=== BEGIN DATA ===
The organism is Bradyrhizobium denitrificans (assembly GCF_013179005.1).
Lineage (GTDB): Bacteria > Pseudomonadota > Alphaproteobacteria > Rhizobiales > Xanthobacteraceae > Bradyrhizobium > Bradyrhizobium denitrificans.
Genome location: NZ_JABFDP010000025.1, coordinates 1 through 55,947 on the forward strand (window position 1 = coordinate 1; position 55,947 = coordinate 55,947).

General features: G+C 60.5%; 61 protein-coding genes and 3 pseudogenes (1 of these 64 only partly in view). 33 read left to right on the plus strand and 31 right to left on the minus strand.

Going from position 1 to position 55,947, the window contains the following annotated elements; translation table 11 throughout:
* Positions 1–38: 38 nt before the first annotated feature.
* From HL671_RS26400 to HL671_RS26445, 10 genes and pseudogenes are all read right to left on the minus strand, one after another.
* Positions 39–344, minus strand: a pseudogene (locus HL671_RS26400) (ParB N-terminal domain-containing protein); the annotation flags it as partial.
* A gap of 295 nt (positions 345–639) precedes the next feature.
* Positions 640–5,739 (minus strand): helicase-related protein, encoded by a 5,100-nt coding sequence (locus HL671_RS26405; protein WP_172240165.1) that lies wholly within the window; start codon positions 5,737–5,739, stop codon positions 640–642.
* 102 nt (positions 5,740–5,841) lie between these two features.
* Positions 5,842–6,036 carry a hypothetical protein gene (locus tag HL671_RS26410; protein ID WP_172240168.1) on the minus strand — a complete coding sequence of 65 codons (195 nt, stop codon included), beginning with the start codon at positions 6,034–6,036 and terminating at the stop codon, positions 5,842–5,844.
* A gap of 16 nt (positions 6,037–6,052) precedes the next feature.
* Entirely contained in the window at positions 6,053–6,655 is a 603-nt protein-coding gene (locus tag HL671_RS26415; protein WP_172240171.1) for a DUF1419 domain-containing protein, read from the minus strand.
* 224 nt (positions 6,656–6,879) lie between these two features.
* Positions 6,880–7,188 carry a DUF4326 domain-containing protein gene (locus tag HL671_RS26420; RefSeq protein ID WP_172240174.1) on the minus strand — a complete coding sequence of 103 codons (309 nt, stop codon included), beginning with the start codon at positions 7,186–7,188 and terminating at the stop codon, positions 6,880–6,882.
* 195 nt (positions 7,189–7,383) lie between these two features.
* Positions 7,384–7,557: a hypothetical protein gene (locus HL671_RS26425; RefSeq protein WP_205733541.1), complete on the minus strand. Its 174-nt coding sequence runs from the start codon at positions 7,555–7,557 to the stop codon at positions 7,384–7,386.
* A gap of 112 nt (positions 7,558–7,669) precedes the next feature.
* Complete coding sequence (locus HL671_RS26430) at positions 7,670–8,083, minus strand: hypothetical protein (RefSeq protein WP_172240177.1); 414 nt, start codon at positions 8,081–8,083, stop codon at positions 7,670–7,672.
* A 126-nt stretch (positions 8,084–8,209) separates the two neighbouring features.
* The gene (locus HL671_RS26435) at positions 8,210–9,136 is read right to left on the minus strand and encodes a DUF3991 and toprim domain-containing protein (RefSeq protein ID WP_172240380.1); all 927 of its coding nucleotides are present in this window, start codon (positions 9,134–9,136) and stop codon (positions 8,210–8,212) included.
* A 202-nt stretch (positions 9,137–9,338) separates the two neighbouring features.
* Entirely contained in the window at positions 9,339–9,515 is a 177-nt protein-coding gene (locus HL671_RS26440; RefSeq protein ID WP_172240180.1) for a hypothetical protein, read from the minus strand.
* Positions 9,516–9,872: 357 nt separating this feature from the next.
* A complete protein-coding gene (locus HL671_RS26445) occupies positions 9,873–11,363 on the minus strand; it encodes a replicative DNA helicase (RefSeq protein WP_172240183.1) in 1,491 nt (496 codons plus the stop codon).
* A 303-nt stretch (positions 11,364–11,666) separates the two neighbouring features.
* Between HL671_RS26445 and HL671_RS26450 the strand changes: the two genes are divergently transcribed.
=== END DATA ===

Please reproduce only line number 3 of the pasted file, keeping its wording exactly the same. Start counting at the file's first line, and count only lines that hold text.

Genome location: NZ_JABFDP010000025.1, coordinates 1 through 55,947 on the forward strand (window position 1 = coordinate 1; position 55,947 = coordinate 55,947).